$\qquad\begin{align} S &\to aS \\ &\to R \\ R &\to aRb \\ &\to \varepsilon \end{align}$

But some parser generators like yacc are able to cope with that ambiguity, but the input has to be correctly ordered for them to work. Similarly, if you left factorize the first grammar, you get Raphael's grammar

$\qquad \begin{align} S &\to aST \mid \varepsilon \\ T &\to b \mid \varepsilon \end{align}$

which has an ambiguity which doesn't prevent to generate tables for LL(1) parsers.

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  • $\begingroup$ I have not been able to find a reference for this "well-known" (Alex ten Brink said so, too) example; do you have one? See my answer for a proof. $\endgroup$ – Raphael Aug 29 '12 at 9:26
  • $\begingroup$ Well known as "stated in about any book on parsing I've read", but I'm pretty sure that most of them don't present a proof. I'll take a look if I find one with a proof or at least a pointer to a proof. I'd be surprised if The Theory of Parsing, Translation, and Compiling by Aho and Ulmann doesn't have one. $\endgroup$ – AProgrammer Aug 29 '12 at 9:31
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    $\begingroup$ @Raphael, I had the opportunity to have a look at some of my books. It is stated without proof in the Dragon book and in Crafting a compiler, and I didn't found a proof in The Theory of Parsing, Translation, and Compiling. $\endgroup$ – AProgrammer Sep 3 '12 at 9:05
  • $\begingroup$ Thanks for looking! Wow, so it is a folklore theorem, huh? $\endgroup$ – Raphael Sep 3 '12 at 9:29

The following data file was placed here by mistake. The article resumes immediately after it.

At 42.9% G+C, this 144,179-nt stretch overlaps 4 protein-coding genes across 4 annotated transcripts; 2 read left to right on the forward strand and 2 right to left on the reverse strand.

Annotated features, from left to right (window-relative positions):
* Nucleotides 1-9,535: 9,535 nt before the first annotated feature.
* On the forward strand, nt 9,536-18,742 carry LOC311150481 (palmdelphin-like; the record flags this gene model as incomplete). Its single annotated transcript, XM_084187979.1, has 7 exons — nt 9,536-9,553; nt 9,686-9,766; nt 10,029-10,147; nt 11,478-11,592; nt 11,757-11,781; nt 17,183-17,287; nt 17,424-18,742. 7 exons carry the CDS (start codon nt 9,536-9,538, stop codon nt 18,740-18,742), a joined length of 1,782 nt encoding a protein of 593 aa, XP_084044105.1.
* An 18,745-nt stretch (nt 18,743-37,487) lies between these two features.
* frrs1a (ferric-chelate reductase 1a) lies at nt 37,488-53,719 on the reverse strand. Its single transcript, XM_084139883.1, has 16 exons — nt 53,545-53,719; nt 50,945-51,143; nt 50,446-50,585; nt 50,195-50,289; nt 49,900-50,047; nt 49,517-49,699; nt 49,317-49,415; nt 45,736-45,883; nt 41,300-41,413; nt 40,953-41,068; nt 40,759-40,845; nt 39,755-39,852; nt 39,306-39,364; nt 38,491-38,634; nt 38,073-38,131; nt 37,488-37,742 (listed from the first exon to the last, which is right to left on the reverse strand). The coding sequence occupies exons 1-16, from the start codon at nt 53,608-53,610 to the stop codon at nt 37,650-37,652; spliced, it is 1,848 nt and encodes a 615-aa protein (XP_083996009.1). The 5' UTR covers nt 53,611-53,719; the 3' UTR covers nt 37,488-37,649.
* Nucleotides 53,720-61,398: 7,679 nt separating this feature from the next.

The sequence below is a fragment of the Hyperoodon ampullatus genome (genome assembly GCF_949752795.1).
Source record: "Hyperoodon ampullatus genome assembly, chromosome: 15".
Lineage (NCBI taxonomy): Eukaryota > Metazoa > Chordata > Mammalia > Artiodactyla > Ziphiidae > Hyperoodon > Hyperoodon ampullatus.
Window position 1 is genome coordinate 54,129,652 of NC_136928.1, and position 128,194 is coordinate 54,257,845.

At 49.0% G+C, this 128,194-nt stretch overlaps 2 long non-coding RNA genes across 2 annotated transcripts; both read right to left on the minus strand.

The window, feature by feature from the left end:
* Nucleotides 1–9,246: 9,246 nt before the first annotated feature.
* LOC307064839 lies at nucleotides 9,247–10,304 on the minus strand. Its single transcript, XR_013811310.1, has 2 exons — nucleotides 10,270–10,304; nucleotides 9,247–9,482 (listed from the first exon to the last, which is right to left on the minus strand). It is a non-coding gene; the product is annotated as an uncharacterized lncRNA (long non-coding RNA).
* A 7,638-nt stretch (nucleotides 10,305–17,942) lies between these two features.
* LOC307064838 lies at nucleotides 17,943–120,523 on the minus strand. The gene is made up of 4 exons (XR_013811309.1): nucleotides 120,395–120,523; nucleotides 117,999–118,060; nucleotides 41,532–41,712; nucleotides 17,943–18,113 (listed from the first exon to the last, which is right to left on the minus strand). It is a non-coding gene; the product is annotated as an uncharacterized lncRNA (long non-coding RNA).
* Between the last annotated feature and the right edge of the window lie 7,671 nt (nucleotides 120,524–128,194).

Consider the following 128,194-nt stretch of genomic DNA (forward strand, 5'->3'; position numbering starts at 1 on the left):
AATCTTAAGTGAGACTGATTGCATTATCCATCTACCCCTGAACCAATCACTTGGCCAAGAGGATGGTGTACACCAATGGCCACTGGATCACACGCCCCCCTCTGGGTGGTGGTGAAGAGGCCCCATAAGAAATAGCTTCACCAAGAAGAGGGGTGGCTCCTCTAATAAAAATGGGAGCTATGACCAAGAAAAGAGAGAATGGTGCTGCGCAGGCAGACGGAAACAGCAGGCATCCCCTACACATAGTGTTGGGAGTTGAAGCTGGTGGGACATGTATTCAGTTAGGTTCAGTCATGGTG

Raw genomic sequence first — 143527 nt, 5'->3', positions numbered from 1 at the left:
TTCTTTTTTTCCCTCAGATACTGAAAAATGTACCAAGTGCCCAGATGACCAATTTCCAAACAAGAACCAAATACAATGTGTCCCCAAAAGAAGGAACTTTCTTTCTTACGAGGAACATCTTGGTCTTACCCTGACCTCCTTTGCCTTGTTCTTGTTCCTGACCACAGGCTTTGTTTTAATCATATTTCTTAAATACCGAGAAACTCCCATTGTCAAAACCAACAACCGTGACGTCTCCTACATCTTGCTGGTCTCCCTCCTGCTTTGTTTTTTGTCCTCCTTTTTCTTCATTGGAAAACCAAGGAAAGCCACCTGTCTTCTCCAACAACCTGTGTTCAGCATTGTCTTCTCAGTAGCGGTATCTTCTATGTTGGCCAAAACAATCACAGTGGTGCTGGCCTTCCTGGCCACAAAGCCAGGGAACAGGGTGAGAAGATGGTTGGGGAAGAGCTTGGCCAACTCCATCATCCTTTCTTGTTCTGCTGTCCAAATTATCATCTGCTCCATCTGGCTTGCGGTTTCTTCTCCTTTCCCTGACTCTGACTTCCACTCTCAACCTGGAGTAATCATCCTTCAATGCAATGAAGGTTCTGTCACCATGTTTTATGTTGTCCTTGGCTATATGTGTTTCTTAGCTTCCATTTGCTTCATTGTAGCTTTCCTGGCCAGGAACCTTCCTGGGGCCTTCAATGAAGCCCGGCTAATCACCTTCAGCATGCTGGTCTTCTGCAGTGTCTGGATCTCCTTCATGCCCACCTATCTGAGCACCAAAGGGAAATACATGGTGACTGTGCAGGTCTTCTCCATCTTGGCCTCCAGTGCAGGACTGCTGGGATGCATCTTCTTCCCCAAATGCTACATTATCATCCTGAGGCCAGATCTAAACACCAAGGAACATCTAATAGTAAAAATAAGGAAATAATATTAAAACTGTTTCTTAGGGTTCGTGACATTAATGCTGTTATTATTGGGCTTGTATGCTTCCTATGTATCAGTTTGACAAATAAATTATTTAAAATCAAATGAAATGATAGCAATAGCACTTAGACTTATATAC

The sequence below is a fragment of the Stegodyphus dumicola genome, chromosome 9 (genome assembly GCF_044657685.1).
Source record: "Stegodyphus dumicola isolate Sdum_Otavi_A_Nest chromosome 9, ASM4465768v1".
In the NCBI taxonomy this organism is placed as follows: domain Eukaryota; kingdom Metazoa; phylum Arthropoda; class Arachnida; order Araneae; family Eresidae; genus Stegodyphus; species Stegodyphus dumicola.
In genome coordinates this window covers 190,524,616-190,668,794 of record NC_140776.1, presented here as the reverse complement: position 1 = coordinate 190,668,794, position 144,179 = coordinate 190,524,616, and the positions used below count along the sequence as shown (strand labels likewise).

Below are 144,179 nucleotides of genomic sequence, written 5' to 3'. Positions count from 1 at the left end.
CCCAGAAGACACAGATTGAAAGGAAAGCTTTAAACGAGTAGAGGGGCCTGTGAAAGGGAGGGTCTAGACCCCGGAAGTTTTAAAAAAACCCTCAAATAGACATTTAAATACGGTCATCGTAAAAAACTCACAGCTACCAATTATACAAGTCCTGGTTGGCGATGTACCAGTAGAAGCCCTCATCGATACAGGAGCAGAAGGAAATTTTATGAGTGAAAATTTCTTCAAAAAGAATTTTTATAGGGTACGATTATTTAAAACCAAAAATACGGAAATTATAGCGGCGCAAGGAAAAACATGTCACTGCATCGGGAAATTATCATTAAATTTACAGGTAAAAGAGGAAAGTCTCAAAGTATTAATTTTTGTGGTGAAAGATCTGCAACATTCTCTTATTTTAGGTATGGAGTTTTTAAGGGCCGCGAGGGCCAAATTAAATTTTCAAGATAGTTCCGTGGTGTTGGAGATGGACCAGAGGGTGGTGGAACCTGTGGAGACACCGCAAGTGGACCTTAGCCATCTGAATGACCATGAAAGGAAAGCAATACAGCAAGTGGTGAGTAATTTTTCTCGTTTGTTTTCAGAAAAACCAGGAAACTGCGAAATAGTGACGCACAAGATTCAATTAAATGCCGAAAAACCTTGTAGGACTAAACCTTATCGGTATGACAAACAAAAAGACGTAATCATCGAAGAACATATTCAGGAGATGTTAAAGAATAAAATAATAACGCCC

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Your proposed solution does not correspond to the defined language. Take the example "ab" which is a member of $L$, but not your grammar.

To be a LL(1) grammar, the production rules must not contain left recursions and has to be unambiguous. The following grammar satisfies does not satisfy those criteria:

S → A
A → aAb
A → B
B → aB
B → ԑ

I have one redundant production rule. Let's remove it:

S → aSb
S → A
A → aA
A → ԑ

Update: Based on your hint, I am changing my mind. I think your hypothesis is true. I don't know how to prove correctness for this (probably 1 or 2 might help), but my rationale goes like this: If you parse an token "a" at position $p$ you can (in no way) determine which string it belongs to (either $i_1: 0 \leq p < m$ or $i_2: m \leq p < n$). But this is a required property for context-free languages, because you have to represent $i_1$ using a recursion with one literal on both sides and $i_2$ with a right recursion. This requires two different production rules and therefore a distinction. But because $i_1$ and $i_2$ refers to the same character, this also introduces an ambiguity which excludes the set of LL(1)-parseable grammars. Ergo, it's possible in context-free languages. It's impossible in LL(1).

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  • $\begingroup$ First of all, your grammar is not an LL(1) grammar, since deductions from both rule 2 and rule 3 can begin with an $a$: $A\to aAb$ and $A\to B\to aB$. Second, $ab$ definitly is deductable from my grammar. The last rule states $A\to ab$. The deduction is $S\to A\to ab$. $\endgroup$ – FUZxxl Aug 28 '12 at 15:58
  • $\begingroup$ You are absolutely correct about your 2 points. Sorry for my mistakes. And now I can see the point of your hypothesis. Let's see if I can come up with another approach. $\endgroup$ – meisterluk Aug 28 '12 at 17:36
  • $\begingroup$ I made a major update to my post. $\endgroup$ – meisterluk Aug 28 '12 at 19:01
  • $\begingroup$ Thank you for the update! I think you mix up context-free languages ($L$ definitly is context-free, look at the grammar) and LL(1)-parseable languages though. $\endgroup$ – FUZxxl Aug 28 '12 at 19:12
  • $\begingroup$ Yeah, it might be ambiguous in some way. I extended the Update section to clarify it. $\endgroup$ – meisterluk Aug 28 '12 at 19:24